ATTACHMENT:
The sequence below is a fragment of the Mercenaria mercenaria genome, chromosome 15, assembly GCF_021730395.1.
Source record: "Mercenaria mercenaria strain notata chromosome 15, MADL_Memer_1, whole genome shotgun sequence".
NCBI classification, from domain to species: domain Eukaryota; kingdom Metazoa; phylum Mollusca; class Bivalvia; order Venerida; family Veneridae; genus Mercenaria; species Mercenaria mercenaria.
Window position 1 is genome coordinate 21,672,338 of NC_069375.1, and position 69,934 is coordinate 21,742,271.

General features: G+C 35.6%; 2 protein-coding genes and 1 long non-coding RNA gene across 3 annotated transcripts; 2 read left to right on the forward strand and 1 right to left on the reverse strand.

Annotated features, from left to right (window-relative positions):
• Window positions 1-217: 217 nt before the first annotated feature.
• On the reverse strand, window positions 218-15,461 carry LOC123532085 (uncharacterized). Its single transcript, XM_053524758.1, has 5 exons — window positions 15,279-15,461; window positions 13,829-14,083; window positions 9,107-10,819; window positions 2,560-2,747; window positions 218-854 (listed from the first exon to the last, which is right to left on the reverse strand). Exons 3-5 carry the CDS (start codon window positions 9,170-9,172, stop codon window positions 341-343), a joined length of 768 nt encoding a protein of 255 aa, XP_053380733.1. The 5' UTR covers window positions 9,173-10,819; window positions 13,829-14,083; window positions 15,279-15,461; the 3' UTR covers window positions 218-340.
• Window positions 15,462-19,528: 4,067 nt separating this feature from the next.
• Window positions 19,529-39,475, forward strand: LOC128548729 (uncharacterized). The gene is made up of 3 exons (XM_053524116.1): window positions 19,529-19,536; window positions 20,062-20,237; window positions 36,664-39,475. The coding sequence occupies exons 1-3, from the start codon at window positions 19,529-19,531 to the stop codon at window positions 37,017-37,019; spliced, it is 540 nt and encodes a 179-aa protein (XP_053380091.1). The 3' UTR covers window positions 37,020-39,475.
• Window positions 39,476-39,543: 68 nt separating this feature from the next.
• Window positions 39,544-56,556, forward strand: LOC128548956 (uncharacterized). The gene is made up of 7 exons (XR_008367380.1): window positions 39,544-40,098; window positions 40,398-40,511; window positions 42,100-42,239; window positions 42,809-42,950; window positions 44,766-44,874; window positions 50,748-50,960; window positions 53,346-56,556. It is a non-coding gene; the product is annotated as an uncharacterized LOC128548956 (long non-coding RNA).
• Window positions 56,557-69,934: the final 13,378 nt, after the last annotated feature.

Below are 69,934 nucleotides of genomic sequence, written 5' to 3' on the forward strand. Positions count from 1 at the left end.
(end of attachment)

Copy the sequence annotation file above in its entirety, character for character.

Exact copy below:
The sequence below is a fragment of the Mercenaria mercenaria genome, chromosome 15, assembly GCF_021730395.1.
Source record: "Mercenaria mercenaria strain notata chromosome 15, MADL_Memer_1, whole genome shotgun sequence".
NCBI classification, from domain to species: domain Eukaryota; kingdom Metazoa; phylum Mollusca; class Bivalvia; order Venerida; family Veneridae; genus Mercenaria; species Mercenaria mercenaria.
Window position 1 is genome coordinate 21,672,338 of NC_069375.1, and position 69,934 is coordinate 21,742,271.

General features: G+C 35.6%; 2 protein-coding genes and 1 long non-coding RNA gene across 3 annotated transcripts; 2 read left to right on the forward strand and 1 right to left on the reverse strand.

Annotated features, from left to right (window-relative positions):
• Window positions 1-217: 217 nt before the first annotated feature.
• On the reverse strand, window positions 218-15,461 carry LOC123532085 (uncharacterized). Its single transcript, XM_053524758.1, has 5 exons — window positions 15,279-15,461; window positions 13,829-14,083; window positions 9,107-10,819; window positions 2,560-2,747; window positions 218-854 (listed from the first exon to the last, which is right to left on the reverse strand). Exons 3-5 carry the CDS (start codon window positions 9,170-9,172, stop codon window positions 341-343), a joined length of 768 nt encoding a protein of 255 aa, XP_053380733.1. The 5' UTR covers window positions 9,173-10,819; window positions 13,829-14,083; window positions 15,279-15,461; the 3' UTR covers window positions 218-340.
• Window positions 15,462-19,528: 4,067 nt separating this feature from the next.
• Window positions 19,529-39,475, forward strand: LOC128548729 (uncharacterized). The gene is made up of 3 exons (XM_053524116.1): window positions 19,529-19,536; window positions 20,062-20,237; window positions 36,664-39,475. The coding sequence occupies exons 1-3, from the start codon at window positions 19,529-19,531 to the stop codon at window positions 37,017-37,019; spliced, it is 540 nt and encodes a 179-aa protein (XP_053380091.1). The 3' UTR covers window positions 37,020-39,475.
• Window positions 39,476-39,543: 68 nt separating this feature from the next.
• Window positions 39,544-56,556, forward strand: LOC128548956 (uncharacterized). The gene is made up of 7 exons (XR_008367380.1): window positions 39,544-40,098; window positions 40,398-40,511; window positions 42,100-42,239; window positions 42,809-42,950; window positions 44,766-44,874; window positions 50,748-50,960; window positions 53,346-56,556. It is a non-coding gene; the product is annotated as an uncharacterized LOC128548956 (long non-coding RNA).
• Window positions 56,557-69,934: the final 13,378 nt, after the last annotated feature.

Below are 69,934 nucleotides of genomic sequence, written 5' to 3' on the forward strand. Positions count from 1 at the left end.